Editor’s Note: Barrel & Ale has undergone a slight rebrand since our visit with a menu now focused on steaks and barbecue.
When you look at the best downtown dining in Berks County, there is no doubt that Boyertown is an up-and-coming destination. Between Philadelphia and Reading Avenues, you’ll find diners, a brewery, sandwich shops, bars and even a vegan cafe. New restaurants have opened and more are on the way.
And that momentum has continued outside the downtown, as well. The new Barrel & Ale is a great example. On a recent Saturday afternoon, I met my friend and former colleague Joe for lunch and lots of catching up.
Barrel & Ale opened in August, taking over the former Pit Stop Tavern, a mainstay since the 1950s just east of town. Now the restaurant is owned by the same group behind Iezzi’s on Third (a mainstay in downtown for even longer). Much like they did with Iezzi’s, the ownership group completely renovated the tavern – which had just been converted earlier this year from the racing-themed Pit Stop to the short-lived, prohibition-themed Decades Speakeasy.
Now the building has a rustic chic feel to it from the clapboard exterior to the hardwood floor in the dining room. Black chairs and accents add a modern touch (along with the flat screen TVs, of course).
I also appreciated the barrel-shaped lights hanging in the bar room and the extra-tall menu that features a barrel on the front and back covers.
Beyond the design, one of the things that appealed most to me about the menu was the array of German entrees. Pork schnitzel, wurst and sauerbraten shared the page with steaks, seafood and pasta. And the sauerbraten sounded too good to pass up.
Sauerbraten is a traditional German roast beef that has been heavily marinated in herbs and spices, giving it a slightly soured, pickled taste. It’s a unique flavor combination and Barrel & Ale captured it well in their version of the dish. The light gravy on top enhanced, rather than hid, the flavors of the dish.
The dish was served with a pair of colorful sides: spaetzle (small German noodles) and braised red cabbage. The spaetzle was bright yellow and looked like corn at first glance. The red cabbage had a much deeper, almost wine color to it.
Of the two, the cabbage was my favorite – and probably my favorite thing on the plate. It had bits of beef throughout that added unexpected, but welcomed, savory notes that broke up the vinegary flavor of the braised cabbage. The spaetzle was fine but didn’t have much flavor on its own, but paired well with the sauerbraten.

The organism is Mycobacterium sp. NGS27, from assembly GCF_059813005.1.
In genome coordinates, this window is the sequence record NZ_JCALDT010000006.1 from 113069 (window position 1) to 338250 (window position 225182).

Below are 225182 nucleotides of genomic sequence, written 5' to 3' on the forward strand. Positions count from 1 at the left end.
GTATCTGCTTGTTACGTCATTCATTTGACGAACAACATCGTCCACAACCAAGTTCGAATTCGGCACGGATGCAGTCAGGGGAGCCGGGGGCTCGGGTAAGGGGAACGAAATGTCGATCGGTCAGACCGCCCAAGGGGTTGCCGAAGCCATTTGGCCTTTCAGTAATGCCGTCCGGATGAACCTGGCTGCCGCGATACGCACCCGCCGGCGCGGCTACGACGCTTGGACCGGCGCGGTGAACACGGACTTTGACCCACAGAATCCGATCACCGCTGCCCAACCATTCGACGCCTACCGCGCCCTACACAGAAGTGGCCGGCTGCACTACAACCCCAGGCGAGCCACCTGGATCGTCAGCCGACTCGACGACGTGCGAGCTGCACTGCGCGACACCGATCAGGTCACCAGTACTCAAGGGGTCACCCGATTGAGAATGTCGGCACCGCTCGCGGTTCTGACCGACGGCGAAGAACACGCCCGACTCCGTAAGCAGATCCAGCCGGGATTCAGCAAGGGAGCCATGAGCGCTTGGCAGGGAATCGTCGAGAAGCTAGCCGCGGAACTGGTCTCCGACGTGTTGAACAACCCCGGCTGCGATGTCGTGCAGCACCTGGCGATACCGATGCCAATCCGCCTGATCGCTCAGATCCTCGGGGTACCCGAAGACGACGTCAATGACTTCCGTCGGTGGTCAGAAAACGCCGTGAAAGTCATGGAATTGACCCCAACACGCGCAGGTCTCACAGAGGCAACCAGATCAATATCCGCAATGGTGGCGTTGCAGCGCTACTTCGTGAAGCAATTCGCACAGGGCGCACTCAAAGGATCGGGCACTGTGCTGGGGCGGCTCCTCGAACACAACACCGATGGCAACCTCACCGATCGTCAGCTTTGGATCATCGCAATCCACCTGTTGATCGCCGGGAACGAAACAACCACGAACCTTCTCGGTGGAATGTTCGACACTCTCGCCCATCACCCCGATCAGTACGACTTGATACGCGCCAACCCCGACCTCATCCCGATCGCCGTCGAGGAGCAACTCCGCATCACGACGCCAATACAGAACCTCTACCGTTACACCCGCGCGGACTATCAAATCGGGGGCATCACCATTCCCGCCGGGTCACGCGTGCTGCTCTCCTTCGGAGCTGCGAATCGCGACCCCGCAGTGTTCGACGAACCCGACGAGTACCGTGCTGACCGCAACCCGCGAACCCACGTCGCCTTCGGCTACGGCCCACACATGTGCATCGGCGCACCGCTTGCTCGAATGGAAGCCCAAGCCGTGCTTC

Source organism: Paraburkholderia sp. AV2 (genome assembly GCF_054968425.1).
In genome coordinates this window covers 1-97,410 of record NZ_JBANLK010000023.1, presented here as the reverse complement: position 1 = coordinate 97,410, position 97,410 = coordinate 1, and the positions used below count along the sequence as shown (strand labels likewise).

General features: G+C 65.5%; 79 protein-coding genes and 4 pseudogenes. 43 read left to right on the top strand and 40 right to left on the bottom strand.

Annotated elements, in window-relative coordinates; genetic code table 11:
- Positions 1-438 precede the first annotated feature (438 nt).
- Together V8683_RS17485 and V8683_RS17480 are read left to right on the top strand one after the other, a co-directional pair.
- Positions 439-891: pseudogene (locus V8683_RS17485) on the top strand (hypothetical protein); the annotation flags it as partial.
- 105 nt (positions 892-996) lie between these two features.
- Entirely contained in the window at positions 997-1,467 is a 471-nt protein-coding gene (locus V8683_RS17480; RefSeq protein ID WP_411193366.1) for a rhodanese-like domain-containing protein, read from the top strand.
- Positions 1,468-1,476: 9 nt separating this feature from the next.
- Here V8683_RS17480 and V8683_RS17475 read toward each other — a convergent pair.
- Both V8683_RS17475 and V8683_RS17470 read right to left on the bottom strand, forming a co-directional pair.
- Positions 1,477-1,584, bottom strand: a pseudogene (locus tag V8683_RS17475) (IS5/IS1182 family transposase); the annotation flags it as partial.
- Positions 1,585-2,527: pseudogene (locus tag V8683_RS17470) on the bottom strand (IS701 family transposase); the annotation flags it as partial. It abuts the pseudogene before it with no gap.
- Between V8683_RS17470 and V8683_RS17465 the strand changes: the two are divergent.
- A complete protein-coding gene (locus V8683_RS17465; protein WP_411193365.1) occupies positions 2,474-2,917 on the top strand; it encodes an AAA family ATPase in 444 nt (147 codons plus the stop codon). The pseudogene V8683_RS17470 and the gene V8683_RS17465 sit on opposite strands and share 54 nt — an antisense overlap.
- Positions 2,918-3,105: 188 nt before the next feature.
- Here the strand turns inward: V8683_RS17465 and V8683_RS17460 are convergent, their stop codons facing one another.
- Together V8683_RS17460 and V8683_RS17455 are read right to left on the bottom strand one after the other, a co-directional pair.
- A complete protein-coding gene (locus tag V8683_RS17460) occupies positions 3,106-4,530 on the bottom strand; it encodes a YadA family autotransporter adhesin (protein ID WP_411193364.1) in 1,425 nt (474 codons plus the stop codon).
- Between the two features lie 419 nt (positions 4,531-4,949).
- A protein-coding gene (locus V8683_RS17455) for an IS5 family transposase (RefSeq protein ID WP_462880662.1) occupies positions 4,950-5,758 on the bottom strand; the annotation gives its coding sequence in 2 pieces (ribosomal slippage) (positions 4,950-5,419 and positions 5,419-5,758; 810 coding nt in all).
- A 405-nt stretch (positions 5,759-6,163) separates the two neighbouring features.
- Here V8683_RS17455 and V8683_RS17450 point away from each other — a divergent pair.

Across the table, Joe ordered from the sandwich side of the menu, opting for the grilled chicken. The grilled chicken breast was topped with roasted peppers, mozzarella and pesto aioli. Joe found it to be a really good sandwich that was highlighted by the aioli, the primary source of flavor.
The sandwich was served with housemade chips and a pickle. The chips were good, though some of them were a little soft, a little under-done. But they were well-seasoned and had good flavor.
The pickle, Joe said, was obviously not store-bought. (A Facebook post from when Barrel & Ale first opened showed craft pickles from Tennessee). It was an added touch that didn’t go unnoticed.
At the end of the meal, our total bill was around $35, my meal making up more than half it. (Really, the sauerbraten is a dinner entree, not a lunch, and it’s priced accordingly at $17.95).
We weren’t the only ones in the restaurant, but it wasn’t full by any means. Lunch doesn’t seem to have taken off yet at the Barrel & Ale, though their Facebook page has been promoting that an expanded lunch menu is coming soon so that could change.
And I would go back to try something new, for sure. It was a good first impression and between the flavorful foods and enjoyable ambiance, Barrel & Ale has the makings of a new long-lasting restaurant.
Ambiance: Very Good
Barrel & Ale
961 N. Reading Ave
Boyertown, PA 19512
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